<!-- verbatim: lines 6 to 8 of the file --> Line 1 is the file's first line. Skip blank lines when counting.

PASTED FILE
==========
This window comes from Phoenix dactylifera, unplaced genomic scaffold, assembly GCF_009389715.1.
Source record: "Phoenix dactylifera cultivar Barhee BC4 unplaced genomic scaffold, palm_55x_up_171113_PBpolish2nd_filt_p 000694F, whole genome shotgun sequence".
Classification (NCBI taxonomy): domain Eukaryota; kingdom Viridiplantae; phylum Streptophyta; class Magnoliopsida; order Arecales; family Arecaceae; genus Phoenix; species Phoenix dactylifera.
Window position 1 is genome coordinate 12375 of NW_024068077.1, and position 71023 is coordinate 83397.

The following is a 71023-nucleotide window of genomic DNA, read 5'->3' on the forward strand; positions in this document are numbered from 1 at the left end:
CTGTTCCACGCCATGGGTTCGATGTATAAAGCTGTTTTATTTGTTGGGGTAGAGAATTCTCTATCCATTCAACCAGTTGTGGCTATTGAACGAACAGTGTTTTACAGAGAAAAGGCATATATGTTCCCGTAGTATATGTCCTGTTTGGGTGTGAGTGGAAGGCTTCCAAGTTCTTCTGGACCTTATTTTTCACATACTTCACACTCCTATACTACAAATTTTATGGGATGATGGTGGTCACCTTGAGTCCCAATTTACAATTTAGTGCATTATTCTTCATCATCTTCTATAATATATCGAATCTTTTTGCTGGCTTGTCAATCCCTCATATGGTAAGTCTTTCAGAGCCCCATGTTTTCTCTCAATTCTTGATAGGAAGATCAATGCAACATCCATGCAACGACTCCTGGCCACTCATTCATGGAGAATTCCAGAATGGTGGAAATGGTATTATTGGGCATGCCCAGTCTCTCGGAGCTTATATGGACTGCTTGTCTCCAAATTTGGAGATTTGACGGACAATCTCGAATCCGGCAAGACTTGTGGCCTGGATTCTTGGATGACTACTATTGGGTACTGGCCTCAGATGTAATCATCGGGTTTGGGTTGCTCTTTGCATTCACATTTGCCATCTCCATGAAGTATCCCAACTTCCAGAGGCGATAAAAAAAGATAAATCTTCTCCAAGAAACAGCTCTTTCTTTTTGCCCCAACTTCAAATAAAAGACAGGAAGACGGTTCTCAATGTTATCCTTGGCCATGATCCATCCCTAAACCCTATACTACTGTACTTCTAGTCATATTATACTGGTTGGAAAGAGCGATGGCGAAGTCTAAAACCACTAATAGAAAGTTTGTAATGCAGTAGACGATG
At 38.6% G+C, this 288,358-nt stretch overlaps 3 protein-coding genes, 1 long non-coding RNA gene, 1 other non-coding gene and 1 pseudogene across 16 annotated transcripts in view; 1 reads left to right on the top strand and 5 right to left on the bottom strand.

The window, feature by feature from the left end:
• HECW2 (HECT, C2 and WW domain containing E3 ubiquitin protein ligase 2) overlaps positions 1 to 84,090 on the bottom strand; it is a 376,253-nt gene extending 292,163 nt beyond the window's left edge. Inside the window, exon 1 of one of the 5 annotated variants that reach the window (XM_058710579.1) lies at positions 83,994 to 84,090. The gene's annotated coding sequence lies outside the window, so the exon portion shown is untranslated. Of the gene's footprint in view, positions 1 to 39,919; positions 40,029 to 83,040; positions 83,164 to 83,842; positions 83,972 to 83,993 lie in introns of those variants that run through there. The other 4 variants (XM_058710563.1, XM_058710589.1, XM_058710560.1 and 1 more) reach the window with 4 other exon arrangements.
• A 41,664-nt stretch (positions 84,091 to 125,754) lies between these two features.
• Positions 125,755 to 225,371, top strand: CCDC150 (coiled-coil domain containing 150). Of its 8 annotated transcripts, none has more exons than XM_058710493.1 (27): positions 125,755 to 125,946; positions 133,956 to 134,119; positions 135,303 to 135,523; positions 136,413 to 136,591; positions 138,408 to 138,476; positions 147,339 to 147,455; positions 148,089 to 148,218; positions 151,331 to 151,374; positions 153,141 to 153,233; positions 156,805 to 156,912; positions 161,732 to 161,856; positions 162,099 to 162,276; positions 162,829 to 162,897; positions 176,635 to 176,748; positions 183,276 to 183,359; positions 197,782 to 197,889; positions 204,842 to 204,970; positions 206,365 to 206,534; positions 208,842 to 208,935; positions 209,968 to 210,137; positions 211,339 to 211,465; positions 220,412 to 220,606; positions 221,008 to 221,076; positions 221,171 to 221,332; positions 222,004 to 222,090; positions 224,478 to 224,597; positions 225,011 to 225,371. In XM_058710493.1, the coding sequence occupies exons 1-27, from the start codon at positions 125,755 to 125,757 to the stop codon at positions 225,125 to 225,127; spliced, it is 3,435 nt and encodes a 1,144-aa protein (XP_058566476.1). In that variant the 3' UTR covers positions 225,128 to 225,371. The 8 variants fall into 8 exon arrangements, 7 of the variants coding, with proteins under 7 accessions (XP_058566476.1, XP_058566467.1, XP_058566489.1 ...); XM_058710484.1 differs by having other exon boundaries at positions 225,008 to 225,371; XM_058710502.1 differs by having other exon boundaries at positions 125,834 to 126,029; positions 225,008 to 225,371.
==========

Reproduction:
CTGTTCCACGCCATGGGTTCGATGTATAAAGCTGTTTTATTTGTTGGGGTAGAGAATTCTCTATCCATTCAACCAGTTGTGGCTATTGAACGAACAGTGTTTTACAGAGAAAAGGCATATATGTTCCCGTAGTATATGTCCTGTTTGGGTGTGAGTGGAAGGCTTCCAAGTTCTTCTGGACCTTATTTTTCACATACTTCACACTCCTATACTACAAATTTTATGGGATGATGGTGGTCACCTTGAGTCCCAATTTACAATTTAGTGCATTATTCTTCATCATCTTCTATAATATATCGAATCTTTTTGCTGGCTTGTCAATCCCTCATATGGTAAGTCTTTCAGAGCCCCATGTTTTCTCTCAATTCTTGATAGGAAGATCAATGCAACATCCATGCAACGACTCCTGGCCACTCATTCATGGAGAATTCCAGAATGGTGGAAATGGTATTATTGGGCATGCCCAGTCTCTCGGAGCTTATATGGACTGCTTGTCTCCAAATTTGGAGATTTGACGGACAATCTCGAATCCGGCAAGACTTGTGGCCTGGATTCTTGGATGACTACTATTGGGTACTGGCCTCAGATGTAATCATCGGGTTTGGGTTGCTCTTTGCATTCACATTTGCCATCTCCATGAAGTATCCCAACTTCCAGAGGCGATAAAAAAAGATAAATCTTCTCCAAGAAACAGCTCTTTCTTTTTGCCCCAACTTCAAATAAAAGACAGGAAGACGGTTCTCAATGTTATCCTTGGCCATGATCCATCCCTAAACCCTATACTACTGTACTTCTAGTCATATTATACTGGTTGGAAAGAGCGATGGCGAAGTCTAAAACCACTAATAGAAAGTTTGTAATGCAGTAGACGATG
At 38.6% G+C, this 288,358-nt stretch overlaps 3 protein-coding genes, 1 long non-coding RNA gene, 1 other non-coding gene and 1 pseudogene across 16 annotated transcripts in view; 1 reads left to right on the top strand and 5 right to left on the bottom strand.

The window, feature by feature from the left end: